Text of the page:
Interprofessional Simulation Gives MSW Students Hands-on, Team-Based Medical Social Work Experience
January 27, 2020
One of the advantages of studying at NYU Silver is the opportunity to participate in cross-university, interdisciplinary learning experiences. This past December, MSW students Daniela Adames, Deidre-Ann Gayle, Sara Grisales Jaramillo, Mara Johnson, Ian Koncagul, Christina Yan, and Eric White did just that through an interprofessional medical patient simulation at NYU Rory Meyers College of Nursing’s Clinical Simulation Learning Center (CSLC).
Each MSW student was teamed with two NYU Meyers nursing students and one Long Island University pharmacy student to collectively visit a Simulated Patient – that is, an actor trained to portray a patient with particular symptoms and circumstances – in one of the CSLC’s simulated hospital rooms. Instructors were able to view each team’s patient interaction through a one-way mirror.
NYU Silver Clinical Assistant Professors Nicholas Lanzieri and Anne Dempsey assisted NYU Meyers faculty in developing a patient scenario that involved not only medical symptoms but also issues related to trauma, immigration, medical coverage and finances, social environmental factors, and familial circumstances for the social work students to assess.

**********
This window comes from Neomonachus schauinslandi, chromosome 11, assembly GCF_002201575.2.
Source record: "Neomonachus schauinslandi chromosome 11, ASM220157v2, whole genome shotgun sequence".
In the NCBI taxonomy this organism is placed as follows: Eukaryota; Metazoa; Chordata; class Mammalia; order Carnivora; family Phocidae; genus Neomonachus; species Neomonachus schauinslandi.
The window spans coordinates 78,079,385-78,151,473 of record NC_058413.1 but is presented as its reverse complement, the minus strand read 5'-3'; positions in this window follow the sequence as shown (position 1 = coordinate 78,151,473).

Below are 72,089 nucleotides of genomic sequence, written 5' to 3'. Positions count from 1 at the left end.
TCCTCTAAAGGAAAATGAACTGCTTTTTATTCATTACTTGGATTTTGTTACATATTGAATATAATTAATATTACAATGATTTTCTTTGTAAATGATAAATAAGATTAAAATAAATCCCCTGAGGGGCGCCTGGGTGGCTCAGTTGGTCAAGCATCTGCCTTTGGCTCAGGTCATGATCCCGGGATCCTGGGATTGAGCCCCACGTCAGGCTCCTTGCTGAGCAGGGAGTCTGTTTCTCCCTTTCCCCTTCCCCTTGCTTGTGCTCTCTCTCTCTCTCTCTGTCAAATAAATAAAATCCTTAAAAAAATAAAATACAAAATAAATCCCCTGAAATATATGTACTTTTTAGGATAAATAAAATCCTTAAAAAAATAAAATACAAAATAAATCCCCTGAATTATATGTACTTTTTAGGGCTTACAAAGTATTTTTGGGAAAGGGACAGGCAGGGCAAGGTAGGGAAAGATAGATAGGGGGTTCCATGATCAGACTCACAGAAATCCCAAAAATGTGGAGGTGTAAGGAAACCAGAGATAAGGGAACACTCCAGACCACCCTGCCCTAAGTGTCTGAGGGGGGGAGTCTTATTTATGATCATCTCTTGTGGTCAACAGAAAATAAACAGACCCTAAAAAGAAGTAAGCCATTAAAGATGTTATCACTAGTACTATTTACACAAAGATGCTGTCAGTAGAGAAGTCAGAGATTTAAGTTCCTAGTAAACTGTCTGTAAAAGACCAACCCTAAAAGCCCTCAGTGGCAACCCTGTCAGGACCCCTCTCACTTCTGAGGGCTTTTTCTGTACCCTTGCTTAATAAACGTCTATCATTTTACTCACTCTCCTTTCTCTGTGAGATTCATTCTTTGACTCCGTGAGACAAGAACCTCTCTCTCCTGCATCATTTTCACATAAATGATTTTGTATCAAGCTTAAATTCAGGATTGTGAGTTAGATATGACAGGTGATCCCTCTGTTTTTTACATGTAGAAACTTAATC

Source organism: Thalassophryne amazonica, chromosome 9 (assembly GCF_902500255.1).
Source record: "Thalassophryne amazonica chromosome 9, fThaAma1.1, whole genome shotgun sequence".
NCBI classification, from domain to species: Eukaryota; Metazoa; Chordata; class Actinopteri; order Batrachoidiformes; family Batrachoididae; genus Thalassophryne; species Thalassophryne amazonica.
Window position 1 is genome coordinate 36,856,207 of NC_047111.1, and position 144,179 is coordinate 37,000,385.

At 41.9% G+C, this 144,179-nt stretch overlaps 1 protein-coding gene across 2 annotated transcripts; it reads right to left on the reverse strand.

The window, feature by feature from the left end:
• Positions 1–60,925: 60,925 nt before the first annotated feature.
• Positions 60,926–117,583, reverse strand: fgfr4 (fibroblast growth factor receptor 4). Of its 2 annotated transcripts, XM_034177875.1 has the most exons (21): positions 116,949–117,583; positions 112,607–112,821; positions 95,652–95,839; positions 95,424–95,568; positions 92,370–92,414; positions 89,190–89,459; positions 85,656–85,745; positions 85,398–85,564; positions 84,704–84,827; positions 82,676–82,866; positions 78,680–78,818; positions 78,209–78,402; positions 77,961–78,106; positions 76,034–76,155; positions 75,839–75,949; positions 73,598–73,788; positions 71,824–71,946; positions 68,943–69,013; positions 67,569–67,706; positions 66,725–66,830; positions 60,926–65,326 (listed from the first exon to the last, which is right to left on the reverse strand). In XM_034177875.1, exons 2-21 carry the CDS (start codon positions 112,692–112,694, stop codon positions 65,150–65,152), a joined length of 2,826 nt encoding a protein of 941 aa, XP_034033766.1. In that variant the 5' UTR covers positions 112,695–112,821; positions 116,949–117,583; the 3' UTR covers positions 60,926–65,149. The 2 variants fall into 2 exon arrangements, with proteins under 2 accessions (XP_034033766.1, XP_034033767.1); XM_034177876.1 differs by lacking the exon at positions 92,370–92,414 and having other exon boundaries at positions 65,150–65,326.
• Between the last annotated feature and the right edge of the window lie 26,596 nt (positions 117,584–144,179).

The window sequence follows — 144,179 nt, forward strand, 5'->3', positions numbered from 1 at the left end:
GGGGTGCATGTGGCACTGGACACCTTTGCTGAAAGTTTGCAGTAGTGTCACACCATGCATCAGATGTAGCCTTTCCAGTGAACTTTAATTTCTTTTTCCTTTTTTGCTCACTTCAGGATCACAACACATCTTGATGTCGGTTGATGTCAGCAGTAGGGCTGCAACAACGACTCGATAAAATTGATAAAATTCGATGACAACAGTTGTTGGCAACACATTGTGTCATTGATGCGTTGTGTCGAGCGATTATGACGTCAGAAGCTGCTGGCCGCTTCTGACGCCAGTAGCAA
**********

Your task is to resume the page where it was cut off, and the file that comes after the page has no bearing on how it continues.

Dr. Lanzieri explained, “Medical social workers in large, urban hospitals are responsible for offering support and resources to patients in order to assist in their recovery from medical illness or injury. Working collaboratively with health care professionals from other disciplines, they assess each patient’s needs based on their medical and personal situations, taking into account any resulting emotional and psychological concerns. They work with the patient and their support systems to coordinate an individualized in-hospital treatment plan and post-hospitalization discharge plan, which might include coordinating efforts with other health providers, reviewing housing situations, in-home medical equipment, meal plans, legal and psychological counseling, and follow-up treatments.”
During the simulations, Professors Lanzieri and Dempsey were joined by Clinical Associate Professor Dina Rosenfeld and Adjunct Lecturer Meredith O'Boyle in observing the teams, rating the MSW students' performance, and providing feedback individually. Students were also given feedback in a group format, with nursing and pharmacy students and faculty present. This helped to enrich the evaluative experience, while also providing each student a deeper understanding of the roles and responsibilities of each profession.
Students said the experience was informative, instructive, and beneficial to their professional skill development. They learned not only about applying social work skills in a hospital setting but also about collaborating with colleagues from other disciplines. Additional simulation experiences are planned for the Spring semester and professors Lanzieri and Dempsey hope to apply for an interprofessional grant with NYU Meyers colleagues so that they can expand their collaboration.